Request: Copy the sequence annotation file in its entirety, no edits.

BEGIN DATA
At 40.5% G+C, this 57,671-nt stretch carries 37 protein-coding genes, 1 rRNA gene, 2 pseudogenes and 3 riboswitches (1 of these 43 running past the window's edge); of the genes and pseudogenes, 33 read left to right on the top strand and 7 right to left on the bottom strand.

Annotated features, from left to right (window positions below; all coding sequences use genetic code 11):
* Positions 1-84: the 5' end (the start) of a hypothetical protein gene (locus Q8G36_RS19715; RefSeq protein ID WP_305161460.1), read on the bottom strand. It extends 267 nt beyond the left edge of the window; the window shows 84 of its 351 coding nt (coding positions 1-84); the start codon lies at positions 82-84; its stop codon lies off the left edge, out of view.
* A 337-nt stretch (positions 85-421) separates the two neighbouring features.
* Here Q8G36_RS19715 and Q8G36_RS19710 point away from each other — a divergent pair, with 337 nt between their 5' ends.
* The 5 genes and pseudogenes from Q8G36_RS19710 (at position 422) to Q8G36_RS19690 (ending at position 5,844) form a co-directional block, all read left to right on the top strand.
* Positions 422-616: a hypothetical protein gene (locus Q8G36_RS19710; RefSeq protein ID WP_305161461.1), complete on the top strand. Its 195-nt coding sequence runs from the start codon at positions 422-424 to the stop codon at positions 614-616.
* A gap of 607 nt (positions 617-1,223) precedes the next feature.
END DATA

At 40.5% G+C, this 57,671-nt stretch carries 37 protein-coding genes, 1 rRNA gene, 2 pseudogenes and 3 riboswitches (1 of these 43 running past the window's edge); of the genes and pseudogenes, 33 read left to right on the top strand and 7 right to left on the bottom strand.

Annotated features, from left to right (window positions below; all coding sequences use genetic code 11):
* Positions 1-84: the 5' end (the start) of a hypothetical protein gene (locus Q8G36_RS19715; RefSeq protein ID WP_305161460.1), read on the bottom strand. It extends 267 nt beyond the left edge of the window; the window shows 84 of its 351 coding nt (coding positions 1-84); the start codon lies at positions 82-84; its stop codon lies off the left edge, out of view.
* A 337-nt stretch (positions 85-421) separates the two neighbouring features.
* Here Q8G36_RS19715 and Q8G36_RS19710 point away from each other — a divergent pair, with 337 nt between their 5' ends.
* The 5 genes and pseudogenes from Q8G36_RS19710 (at position 422) to Q8G36_RS19690 (ending at position 5,844) form a co-directional block, all read left to right on the top strand.
* Positions 422-616: a hypothetical protein gene (locus Q8G36_RS19710; RefSeq protein ID WP_305161461.1), complete on the top strand. Its 195-nt coding sequence runs from the start codon at positions 422-424 to the stop codon at positions 614-616.
* A gap of 607 nt (positions 617-1,223) precedes the next feature.